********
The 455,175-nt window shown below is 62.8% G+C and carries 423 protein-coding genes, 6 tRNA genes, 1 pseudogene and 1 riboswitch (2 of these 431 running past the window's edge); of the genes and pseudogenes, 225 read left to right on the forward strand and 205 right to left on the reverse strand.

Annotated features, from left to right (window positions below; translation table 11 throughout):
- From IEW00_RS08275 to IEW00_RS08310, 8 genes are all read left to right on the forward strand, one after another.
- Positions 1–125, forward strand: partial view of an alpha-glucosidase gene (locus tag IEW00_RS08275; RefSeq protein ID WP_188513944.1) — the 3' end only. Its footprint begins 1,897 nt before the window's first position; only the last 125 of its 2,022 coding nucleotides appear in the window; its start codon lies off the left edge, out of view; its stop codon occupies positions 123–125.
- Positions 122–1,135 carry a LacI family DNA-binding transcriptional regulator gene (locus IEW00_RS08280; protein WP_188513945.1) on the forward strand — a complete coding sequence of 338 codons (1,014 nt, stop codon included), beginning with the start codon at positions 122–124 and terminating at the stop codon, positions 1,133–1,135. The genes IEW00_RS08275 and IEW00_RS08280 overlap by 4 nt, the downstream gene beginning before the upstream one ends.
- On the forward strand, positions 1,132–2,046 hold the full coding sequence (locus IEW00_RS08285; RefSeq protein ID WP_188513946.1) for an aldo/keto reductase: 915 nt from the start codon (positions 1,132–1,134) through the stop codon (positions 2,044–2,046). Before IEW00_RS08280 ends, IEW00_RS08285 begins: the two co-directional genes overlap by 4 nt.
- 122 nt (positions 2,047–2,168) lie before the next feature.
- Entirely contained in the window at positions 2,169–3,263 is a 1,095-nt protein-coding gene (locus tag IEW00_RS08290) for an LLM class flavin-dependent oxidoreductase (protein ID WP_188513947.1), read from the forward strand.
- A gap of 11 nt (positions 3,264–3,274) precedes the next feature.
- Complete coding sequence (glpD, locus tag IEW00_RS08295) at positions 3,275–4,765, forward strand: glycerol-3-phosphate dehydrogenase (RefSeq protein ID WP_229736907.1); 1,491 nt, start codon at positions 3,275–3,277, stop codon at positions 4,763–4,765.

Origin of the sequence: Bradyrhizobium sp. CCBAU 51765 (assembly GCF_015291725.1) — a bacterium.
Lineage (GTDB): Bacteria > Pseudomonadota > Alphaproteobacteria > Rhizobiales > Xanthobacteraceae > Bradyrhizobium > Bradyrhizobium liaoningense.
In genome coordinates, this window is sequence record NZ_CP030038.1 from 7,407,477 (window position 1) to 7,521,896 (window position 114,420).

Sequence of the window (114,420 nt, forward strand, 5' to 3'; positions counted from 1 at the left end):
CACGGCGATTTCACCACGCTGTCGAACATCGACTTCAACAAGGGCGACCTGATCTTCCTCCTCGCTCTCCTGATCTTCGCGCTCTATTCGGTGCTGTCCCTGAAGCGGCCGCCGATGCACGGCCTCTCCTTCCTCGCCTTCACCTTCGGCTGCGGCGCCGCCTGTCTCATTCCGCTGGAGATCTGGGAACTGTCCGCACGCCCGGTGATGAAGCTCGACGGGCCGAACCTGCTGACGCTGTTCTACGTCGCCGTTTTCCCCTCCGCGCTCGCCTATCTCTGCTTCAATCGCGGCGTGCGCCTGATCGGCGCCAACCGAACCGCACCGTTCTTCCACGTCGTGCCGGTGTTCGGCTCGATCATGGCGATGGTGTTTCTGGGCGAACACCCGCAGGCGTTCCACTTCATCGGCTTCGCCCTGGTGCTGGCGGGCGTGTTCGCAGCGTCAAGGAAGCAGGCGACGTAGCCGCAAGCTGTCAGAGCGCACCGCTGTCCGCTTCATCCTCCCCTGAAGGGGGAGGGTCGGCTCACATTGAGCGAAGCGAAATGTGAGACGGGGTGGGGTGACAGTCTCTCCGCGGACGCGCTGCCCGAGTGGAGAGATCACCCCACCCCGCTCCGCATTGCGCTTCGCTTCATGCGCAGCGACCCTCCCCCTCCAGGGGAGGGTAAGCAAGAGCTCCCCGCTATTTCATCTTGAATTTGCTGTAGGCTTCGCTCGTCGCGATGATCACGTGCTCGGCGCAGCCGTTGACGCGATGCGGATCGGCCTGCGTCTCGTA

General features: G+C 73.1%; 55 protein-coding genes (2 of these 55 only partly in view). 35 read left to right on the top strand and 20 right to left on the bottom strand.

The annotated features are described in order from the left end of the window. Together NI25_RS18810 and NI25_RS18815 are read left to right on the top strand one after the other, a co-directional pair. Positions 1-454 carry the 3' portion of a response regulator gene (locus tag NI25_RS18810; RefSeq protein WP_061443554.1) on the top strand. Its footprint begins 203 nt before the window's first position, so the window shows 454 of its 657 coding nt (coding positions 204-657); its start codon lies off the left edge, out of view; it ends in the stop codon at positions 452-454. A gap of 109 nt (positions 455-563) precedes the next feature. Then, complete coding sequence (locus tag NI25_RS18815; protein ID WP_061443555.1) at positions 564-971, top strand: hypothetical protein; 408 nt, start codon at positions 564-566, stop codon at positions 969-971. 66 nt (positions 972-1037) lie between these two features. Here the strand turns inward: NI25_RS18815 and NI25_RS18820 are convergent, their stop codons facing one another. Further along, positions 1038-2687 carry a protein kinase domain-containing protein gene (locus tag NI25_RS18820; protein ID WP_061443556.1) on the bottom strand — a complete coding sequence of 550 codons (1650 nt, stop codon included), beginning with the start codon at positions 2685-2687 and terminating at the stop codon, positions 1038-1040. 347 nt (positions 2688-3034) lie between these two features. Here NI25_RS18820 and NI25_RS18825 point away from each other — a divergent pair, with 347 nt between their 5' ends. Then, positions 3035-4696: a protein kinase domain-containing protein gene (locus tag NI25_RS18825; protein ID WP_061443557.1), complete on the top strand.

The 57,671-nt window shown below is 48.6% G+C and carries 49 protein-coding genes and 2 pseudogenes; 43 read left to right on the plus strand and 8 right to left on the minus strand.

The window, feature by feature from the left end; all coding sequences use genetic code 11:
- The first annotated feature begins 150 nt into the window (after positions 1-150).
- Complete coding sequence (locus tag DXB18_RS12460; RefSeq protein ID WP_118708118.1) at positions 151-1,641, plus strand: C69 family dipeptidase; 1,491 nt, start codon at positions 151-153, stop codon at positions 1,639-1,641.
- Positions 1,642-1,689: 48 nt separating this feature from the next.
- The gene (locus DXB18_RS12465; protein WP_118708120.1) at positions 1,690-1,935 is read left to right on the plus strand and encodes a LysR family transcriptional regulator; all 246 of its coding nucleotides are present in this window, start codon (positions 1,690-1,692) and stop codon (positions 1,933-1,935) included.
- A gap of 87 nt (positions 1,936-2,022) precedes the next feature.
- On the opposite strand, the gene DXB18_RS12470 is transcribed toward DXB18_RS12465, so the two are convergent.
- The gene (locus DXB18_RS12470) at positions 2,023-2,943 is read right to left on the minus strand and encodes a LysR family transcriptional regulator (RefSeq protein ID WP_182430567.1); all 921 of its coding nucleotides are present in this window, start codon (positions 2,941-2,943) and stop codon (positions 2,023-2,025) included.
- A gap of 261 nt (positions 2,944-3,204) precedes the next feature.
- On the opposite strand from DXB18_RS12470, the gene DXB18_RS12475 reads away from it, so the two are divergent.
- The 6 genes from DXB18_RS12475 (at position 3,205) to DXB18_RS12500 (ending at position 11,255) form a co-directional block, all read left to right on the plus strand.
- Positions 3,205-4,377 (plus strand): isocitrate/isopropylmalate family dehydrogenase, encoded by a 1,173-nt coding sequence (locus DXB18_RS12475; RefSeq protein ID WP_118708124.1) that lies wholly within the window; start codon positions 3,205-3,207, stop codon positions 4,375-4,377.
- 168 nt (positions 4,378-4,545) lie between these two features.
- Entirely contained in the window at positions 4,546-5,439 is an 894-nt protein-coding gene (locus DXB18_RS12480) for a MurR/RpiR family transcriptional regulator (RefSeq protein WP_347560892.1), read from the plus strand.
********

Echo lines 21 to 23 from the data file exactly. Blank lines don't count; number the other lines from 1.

- Complete coding sequence (locus tag DXB18_RS12460; RefSeq protein ID WP_118708118.1) at positions 151-1,641, plus strand: C69 family dipeptidase; 1,491 nt, start codon at positions 151-153, stop codon at positions 1,639-1,641.
- Positions 1,642-1,689: 48 nt separating this feature from the next.
- The gene (locus DXB18_RS12465; protein WP_118708120.1) at positions 1,690-1,935 is read left to right on the plus strand and encodes a LysR family transcriptional regulator; all 246 of its coding nucleotides are present in this window, start codon (positions 1,690-1,692) and stop codon (positions 1,933-1,935) included.